Knowledge and clinical practices of medical doctors regarding nutrition in cirrhosis patients – a multicentre study from Pakistan


  • Laima Alam Department of Gastroenterology, Pak Emirates Military Hospital, Rawalpindi, Pakistan
  • Hafiz Faisal Ali District Headquarter Hospital, Mandi Bahauddin, Pakistan
  • Mafaza Alam Department of Operative Dentistry, Armed Forces Institute of Dentistry, Rawalpindi, Pakistan
  • Jawad Khan Department of Critical Care Medicine, Bahria Town International Hospital Rawalpindi, Pakistan
  • Shaista Khan Department of Radiology, Gajju Khan Medical College, Sawabi, Pakistan




Objective: The objective of the study is to determine the nutritional knowledge and clinical practices of medical doctors regarding nutrition in cirrhosis patients in a multicentre study.

Methods: This multi-centre cross-sectional knowledge and practice (KAP) study was conducted from January 2020 to March 2020 and comprised of physicians working in wards, Out Patient and Emergency Departments. The participants were interviewed using a self-generated structured questionnaire after adequate literature review. The data was analysed using SPSS 16.0.

Results: Of the 92 participants, 52 (56.5%) were males, the mean age of the physicians was 28.3 ± 4 years with mean years in service of 3.7 ± 3 years. The mean score obtained was 5.8 ± 2.1 (out of 13). An alarmingly low percentage (35.9%) of physicians had received formal training, 29.3% were giving regular nutritional counselling and 52.2% wrongly believed in the implementation of restricted diets. Salt, water and lipids/oils were incorrectly considered to be avoided in decompensated patients in the percentages of 61%, 49% and 24%, respectively. Mean knowledge scores varied significantly for physicians dealing with cirrhosis patients on daily basis and those who received formal training. Gender, number of service years and physicians providing counselling on regular basis (without proper training) did not impact the scores significantly.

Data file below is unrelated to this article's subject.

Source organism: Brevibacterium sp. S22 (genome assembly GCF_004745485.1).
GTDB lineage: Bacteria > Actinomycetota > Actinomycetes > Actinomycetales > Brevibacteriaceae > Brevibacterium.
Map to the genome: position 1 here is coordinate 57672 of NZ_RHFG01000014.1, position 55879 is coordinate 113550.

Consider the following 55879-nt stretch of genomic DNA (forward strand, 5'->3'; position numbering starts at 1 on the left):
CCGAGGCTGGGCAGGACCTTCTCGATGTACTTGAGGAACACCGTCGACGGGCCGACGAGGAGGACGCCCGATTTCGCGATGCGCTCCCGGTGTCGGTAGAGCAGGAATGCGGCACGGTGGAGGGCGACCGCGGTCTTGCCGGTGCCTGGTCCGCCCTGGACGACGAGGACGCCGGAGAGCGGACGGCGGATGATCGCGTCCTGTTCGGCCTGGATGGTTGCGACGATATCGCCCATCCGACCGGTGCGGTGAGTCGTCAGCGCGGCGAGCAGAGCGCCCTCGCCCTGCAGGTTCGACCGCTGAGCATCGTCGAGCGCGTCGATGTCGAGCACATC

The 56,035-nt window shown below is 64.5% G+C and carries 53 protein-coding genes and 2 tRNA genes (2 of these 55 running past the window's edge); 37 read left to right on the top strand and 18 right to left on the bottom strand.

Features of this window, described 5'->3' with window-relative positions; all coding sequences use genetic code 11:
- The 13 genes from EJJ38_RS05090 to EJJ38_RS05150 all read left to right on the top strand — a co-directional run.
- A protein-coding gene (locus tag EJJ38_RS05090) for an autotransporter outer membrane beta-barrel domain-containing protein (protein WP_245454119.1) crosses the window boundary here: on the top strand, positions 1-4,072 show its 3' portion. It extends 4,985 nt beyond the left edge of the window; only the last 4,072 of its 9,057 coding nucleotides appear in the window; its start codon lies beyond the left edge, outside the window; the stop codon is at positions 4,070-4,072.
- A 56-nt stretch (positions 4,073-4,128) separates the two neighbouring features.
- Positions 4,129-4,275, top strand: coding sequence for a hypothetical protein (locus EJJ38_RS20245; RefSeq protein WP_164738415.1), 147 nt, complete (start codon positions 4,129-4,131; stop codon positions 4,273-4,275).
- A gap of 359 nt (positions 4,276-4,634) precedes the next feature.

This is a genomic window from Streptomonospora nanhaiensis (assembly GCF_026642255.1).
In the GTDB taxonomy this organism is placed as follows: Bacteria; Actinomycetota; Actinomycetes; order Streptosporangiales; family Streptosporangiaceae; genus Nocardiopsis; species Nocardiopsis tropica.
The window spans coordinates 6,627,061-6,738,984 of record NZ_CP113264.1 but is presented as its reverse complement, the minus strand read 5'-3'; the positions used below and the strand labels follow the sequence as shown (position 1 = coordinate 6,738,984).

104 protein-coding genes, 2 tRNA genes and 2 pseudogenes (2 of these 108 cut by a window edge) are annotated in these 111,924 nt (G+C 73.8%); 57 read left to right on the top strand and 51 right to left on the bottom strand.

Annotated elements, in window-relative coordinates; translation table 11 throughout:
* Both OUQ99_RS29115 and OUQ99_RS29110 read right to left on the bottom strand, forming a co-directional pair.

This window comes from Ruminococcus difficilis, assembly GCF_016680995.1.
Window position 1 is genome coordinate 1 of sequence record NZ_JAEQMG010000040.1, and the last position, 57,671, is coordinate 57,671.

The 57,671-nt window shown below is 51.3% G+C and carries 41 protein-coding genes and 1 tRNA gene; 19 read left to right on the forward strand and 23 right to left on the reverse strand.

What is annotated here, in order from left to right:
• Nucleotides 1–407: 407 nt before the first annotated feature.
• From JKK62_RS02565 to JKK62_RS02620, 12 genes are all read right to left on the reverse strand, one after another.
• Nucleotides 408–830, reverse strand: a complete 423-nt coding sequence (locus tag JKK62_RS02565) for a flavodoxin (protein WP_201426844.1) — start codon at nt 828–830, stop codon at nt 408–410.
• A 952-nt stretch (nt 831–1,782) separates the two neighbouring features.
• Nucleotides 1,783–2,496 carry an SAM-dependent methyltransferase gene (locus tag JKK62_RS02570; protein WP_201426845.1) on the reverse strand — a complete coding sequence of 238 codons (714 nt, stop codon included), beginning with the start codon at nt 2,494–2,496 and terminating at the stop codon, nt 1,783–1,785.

Conclusion: The nutritional knowledge of our medical doctors regarding cirrhosis is sub-optimal, the clinical practices adopted are not evidence based and the clinical assessment with nutritional counselling lack vigour and consistency.






Original Article